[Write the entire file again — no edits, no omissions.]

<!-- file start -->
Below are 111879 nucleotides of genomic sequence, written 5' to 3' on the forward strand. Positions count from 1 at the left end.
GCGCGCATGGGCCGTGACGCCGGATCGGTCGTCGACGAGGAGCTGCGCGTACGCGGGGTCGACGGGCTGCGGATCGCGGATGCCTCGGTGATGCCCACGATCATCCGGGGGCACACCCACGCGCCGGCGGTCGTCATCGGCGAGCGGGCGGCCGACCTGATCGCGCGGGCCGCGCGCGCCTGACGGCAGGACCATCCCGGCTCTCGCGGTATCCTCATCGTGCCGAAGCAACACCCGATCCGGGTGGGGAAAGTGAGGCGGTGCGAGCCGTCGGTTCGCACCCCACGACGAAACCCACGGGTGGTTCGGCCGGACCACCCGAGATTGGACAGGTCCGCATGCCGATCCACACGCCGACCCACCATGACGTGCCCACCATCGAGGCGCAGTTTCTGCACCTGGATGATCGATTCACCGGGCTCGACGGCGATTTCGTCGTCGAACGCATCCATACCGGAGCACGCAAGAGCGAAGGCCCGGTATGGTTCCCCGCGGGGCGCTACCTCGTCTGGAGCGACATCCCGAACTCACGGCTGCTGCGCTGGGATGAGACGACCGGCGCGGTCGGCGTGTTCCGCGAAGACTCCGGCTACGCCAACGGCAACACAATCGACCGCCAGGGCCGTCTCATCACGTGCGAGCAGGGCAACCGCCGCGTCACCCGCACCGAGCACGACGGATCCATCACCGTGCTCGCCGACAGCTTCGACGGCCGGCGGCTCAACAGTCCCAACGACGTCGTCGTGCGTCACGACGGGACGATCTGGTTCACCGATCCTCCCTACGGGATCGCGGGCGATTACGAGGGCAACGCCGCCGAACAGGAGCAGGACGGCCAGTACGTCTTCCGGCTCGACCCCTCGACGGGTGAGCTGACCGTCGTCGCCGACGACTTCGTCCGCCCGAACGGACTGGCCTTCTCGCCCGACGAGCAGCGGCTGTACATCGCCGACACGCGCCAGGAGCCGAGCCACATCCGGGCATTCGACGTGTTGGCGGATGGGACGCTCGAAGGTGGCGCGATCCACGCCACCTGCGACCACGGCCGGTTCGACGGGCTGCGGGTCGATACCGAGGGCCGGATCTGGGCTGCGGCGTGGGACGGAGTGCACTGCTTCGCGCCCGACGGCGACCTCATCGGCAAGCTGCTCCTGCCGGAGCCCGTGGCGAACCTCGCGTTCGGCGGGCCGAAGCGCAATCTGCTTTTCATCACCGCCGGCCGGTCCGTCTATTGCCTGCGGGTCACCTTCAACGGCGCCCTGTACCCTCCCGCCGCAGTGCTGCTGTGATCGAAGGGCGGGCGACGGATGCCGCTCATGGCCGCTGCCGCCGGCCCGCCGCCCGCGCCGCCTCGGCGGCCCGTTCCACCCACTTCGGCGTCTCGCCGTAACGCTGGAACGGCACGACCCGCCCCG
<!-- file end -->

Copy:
Below are 111879 nucleotides of genomic sequence, written 5' to 3' on the forward strand. Positions count from 1 at the left end.
GCGCGCATGGGCCGTGACGCCGGATCGGTCGTCGACGAGGAGCTGCGCGTACGCGGGGTCGACGGGCTGCGGATCGCGGATGCCTCGGTGATGCCCACGATCATCCGGGGGCACACCCACGCGCCGGCGGTCGTCATCGGCGAGCGGGCGGCCGACCTGATCGCGCGGGCCGCGCGCGCCTGACGGCAGGACCATCCCGGCTCTCGCGGTATCCTCATCGTGCCGAAGCAACACCCGATCCGGGTGGGGAAAGTGAGGCGGTGCGAGCCGTCGGTTCGCACCCCACGACGAAACCCACGGGTGGTTCGGCCGGACCACCCGAGATTGGACAGGTCCGCATGCCGATCCACACGCCGACCCACCATGACGTGCCCACCATCGAGGCGCAGTTTCTGCACCTGGATGATCGATTCACCGGGCTCGACGGCGATTTCGTCGTCGAACGCATCCATACCGGAGCACGCAAGAGCGAAGGCCCGGTATGGTTCCCCGCGGGGCGCTACCTCGTCTGGAGCGACATCCCGAACTCACGGCTGCTGCGCTGGGATGAGACGACCGGCGCGGTCGGCGTGTTCCGCGAAGACTCCGGCTACGCCAACGGCAACACAATCGACCGCCAGGGCCGTCTCATCACGTGCGAGCAGGGCAACCGCCGCGTCACCCGCACCGAGCACGACGGATCCATCACCGTGCTCGCCGACAGCTTCGACGGCCGGCGGCTCAACAGTCCCAACGACGTCGTCGTGCGTCACGACGGGACGATCTGGTTCACCGATCCTCCCTACGGGATCGCGGGCGATTACGAGGGCAACGCCGCCGAACAGGAGCAGGACGGCCAGTACGTCTTCCGGCTCGACCCCTCGACGGGTGAGCTGACCGTCGTCGCCGACGACTTCGTCCGCCCGAACGGACTGGCCTTCTCGCCCGACGAGCAGCGGCTGTACATCGCCGACACGCGCCAGGAGCCGAGCCACATCCGGGCATTCGACGTGTTGGCGGATGGGACGCTCGAAGGTGGCGCGATCCACGCCACCTGCGACCACGGCCGGTTCGACGGGCTGCGGGTCGATACCGAGGGCCGGATCTGGGCTGCGGCGTGGGACGGAGTGCACTGCTTCGCGCCCGACGGCGACCTCATCGGCAAGCTGCTCCTGCCGGAGCCCGTGGCGAACCTCGCGTTCGGCGGGCCGAAGCGCAATCTGCTTTTCATCACCGCCGGCCGGTCCGTCTATTGCCTGCGGGTCACCTTCAACGGCGCCCTGTACCCTCCCGCCGCAGTGCTGCTGTGATCGAAGGGCGGGCGACGGATGCCGCTCATGGCCGCTGCCGCCGGCCCGCCGCCCGCGCCGCCTCGGCGGCCCGTTCCACCCACTTCGGCGTCTCGCCGTAACGCTGGAACGGCACGACCCGCCCCG